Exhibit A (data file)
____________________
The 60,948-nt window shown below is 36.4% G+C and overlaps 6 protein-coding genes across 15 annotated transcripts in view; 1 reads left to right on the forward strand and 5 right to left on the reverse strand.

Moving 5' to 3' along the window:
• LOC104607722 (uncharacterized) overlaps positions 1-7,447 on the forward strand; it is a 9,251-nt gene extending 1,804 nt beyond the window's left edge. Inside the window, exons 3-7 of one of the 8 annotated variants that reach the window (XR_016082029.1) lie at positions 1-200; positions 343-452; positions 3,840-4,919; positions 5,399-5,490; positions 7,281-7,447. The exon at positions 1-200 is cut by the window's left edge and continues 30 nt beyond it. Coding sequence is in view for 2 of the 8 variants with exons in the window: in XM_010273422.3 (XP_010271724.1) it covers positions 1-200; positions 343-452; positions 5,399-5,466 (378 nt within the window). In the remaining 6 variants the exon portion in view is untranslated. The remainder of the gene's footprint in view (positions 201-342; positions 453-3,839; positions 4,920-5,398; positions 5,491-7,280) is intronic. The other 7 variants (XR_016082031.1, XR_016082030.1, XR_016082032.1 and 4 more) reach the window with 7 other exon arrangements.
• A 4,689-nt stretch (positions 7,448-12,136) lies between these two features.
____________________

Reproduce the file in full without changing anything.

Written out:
The 60,948-nt window shown below is 36.4% G+C and overlaps 6 protein-coding genes across 15 annotated transcripts in view; 1 reads left to right on the forward strand and 5 right to left on the reverse strand.

Moving 5' to 3' along the window:
• LOC104607722 (uncharacterized) overlaps positions 1-7,447 on the forward strand; it is a 9,251-nt gene extending 1,804 nt beyond the window's left edge. Inside the window, exons 3-7 of one of the 8 annotated variants that reach the window (XR_016082029.1) lie at positions 1-200; positions 343-452; positions 3,840-4,919; positions 5,399-5,490; positions 7,281-7,447. The exon at positions 1-200 is cut by the window's left edge and continues 30 nt beyond it. Coding sequence is in view for 2 of the 8 variants with exons in the window: in XM_010273422.3 (XP_010271724.1) it covers positions 1-200; positions 343-452; positions 5,399-5,466 (378 nt within the window). In the remaining 6 variants the exon portion in view is untranslated. The remainder of the gene's footprint in view (positions 201-342; positions 453-3,839; positions 4,920-5,398; positions 5,491-7,280) is intronic. The other 7 variants (XR_016082031.1, XR_016082030.1, XR_016082032.1 and 4 more) reach the window with 7 other exon arrangements.
• A 4,689-nt stretch (positions 7,448-12,136) lies between these two features.